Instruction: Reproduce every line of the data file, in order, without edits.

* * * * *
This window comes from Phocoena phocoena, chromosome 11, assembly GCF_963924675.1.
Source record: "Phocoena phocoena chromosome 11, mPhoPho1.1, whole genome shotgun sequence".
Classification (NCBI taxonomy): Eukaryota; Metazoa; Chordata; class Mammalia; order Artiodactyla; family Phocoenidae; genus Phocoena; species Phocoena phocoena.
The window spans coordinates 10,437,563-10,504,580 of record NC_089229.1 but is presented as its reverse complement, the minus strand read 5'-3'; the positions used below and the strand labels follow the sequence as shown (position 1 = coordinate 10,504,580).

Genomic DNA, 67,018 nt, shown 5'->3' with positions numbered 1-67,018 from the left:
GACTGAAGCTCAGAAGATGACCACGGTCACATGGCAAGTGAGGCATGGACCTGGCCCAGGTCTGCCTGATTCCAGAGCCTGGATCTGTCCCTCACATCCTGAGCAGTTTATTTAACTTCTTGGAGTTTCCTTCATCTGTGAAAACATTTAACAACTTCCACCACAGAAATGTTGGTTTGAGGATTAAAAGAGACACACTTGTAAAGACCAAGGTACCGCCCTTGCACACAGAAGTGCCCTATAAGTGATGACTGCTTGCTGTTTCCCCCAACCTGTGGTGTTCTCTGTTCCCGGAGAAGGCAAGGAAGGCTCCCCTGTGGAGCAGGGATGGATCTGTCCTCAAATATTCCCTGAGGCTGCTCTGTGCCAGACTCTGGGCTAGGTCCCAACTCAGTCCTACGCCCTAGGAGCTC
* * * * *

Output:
This window comes from Phocoena phocoena, chromosome 11, assembly GCF_963924675.1.
Source record: "Phocoena phocoena chromosome 11, mPhoPho1.1, whole genome shotgun sequence".
Classification (NCBI taxonomy): Eukaryota; Metazoa; Chordata; class Mammalia; order Artiodactyla; family Phocoenidae; genus Phocoena; species Phocoena phocoena.
The window spans coordinates 10,437,563-10,504,580 of record NC_089229.1 but is presented as its reverse complement, the minus strand read 5'-3'; the positions used below and the strand labels follow the sequence as shown (position 1 = coordinate 10,504,580).

Genomic DNA, 67,018 nt, shown 5'->3' with positions numbered 1-67,018 from the left:
GACTGAAGCTCAGAAGATGACCACGGTCACATGGCAAGTGAGGCATGGACCTGGCCCAGGTCTGCCTGATTCCAGAGCCTGGATCTGTCCCTCACATCCTGAGCAGTTTATTTAACTTCTTGGAGTTTCCTTCATCTGTGAAAACATTTAACAACTTCCACCACAGAAATGTTGGTTTGAGGATTAAAAGAGACACACTTGTAAAGACCAAGGTACCGCCCTTGCACACAGAAGTGCCCTATAAGTGATGACTGCTTGCTGTTTCCCCCAACCTGTGGTGTTCTCTGTTCCCGGAGAAGGCAAGGAAGGCTCCCCTGTGGAGCAGGGATGGATCTGTCCTCAAATATTCCCTGAGGCTGCTCTGTGCCAGACTCTGGGCTAGGTCCCAACTCAGTCCTACGCCCTAGGAGCTC